- News Home
6 March 2014 1:04 pm ,
Vol. 343 ,
Early in April, the first of a fleet of environmental monitoring satellites will lift off from Europe's spaceport in...
Since 2000, U.S. government health research agencies have spent almost $1 billion on an effort to churn out thousands...
Magdalena Koziol, a former postdoc at Yale University, was the victim of scientific sabotage. Now, she is suing the...
Antiretroviral drugs can protect people from becoming infected by HIV. But so-called pre-exposure prophylaxis, or PrEP...
Two studies show that eating a diet low in protein and high in carbohydrates is linked to a longer, healthier life, and...
Considered an icon of conservation science, researchers at World Wildlife Fund (WWF) headquarters in Washington, D.C.,...
The new atlas, which shows the distribution of important trace metals and other substances, is the first product of...
- 6 March 2014 1:04 pm , Vol. 343 , #6175
- About Us
Hope for Kicking Addiction
1 July 2003 (All day)
The movie Trainspotting, with its horrific depictions of heroin withdrawal, might someday seem as outdated as steam locomotives. Researchers have found a neurotransmitter that alleviates many of these chilling symptoms in mice. That transmitter is a new clue for developing therapies to deal with drug withdrawal in humans.
Withdrawal symptoms, such as tremors, anxiety, and a racing heart, are due to signals from the neurotransmitter norepinephrine, which arouses these "fight or flight" urges in times of stress. Opiates such as morphine sedate neurons sensitive to norepinephrine, causing them to work harder to communicate with their neighbors. When the opiate is later removed, the neurons respond to norepinephrine with excessive gusto. Another piece of the puzzle is galanin, a brain chemical that reduces norepinephrine release. It's not clear how galanin interacts with these neurons, but because neurons near the so-called locus coeruleus--a brain region that fires wildly during withdrawal--have receptors for galanin, neuroscientist Marina Picciotto of Yale University in New Haven, Connecticut, and colleagues tested whether galanin was involved in withdrawal.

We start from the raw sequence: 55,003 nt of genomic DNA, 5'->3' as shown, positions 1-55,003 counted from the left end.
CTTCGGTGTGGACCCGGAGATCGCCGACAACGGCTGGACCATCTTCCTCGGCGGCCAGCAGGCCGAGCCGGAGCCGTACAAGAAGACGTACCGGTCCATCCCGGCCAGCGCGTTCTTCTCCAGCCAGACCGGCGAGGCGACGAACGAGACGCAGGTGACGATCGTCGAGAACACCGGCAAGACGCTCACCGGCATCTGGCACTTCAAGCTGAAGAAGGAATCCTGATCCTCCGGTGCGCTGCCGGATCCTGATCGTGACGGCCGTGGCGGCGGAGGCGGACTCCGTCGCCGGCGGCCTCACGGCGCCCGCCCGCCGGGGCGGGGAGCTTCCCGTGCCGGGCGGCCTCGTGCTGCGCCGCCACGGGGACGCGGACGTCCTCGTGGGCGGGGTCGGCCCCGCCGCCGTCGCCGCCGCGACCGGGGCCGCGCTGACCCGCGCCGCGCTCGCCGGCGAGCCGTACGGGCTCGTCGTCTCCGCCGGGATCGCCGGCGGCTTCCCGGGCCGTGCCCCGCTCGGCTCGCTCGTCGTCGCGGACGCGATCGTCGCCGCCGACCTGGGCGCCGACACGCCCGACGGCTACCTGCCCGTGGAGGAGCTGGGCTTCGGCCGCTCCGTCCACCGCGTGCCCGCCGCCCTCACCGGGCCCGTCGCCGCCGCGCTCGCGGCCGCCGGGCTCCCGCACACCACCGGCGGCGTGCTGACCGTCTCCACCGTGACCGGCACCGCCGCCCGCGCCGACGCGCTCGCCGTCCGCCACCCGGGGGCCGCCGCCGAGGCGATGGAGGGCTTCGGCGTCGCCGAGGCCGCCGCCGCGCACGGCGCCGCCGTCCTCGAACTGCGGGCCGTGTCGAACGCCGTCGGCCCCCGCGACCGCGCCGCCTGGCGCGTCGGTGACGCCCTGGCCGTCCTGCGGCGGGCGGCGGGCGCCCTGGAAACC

Injected galanin won't get past the blood-brain barrier into the brain, so the team took advantage of an engineered molecule called galnon that imitates the neurotransmitter. After addicting mice to morphine, the researchers stopped supplying the drug and measured various withdrawal symptoms. Giving the mice galnon significantly reduced many symptoms, including how much the animals trembled and scooted backwards in their cages. Then the team genetically engineered some mice to lack the galanin gene and others to overproduce galanin in the locus coeruleus. Mice without the gene had worse withdrawal symptoms than normal mice, and the administration of galnon eased their trauma, the team reports online this week in the Proceedings of the National Academy of Sciences. Animals that made more galanin than normal had an easier time kicking the opiate habit.
Together, the results place galanin square in the middle of the withdrawal syndrome. "This is a system that protects you" from the bad effects of getting off drugs, says Picciotto. The study "shows for the first time that galanin is involved in opiate withdrawal," says Francis White of Chicago Medical School. Neuronal galanin receptors might be a good target for drugs to alleviate withdrawal symptoms, he adds.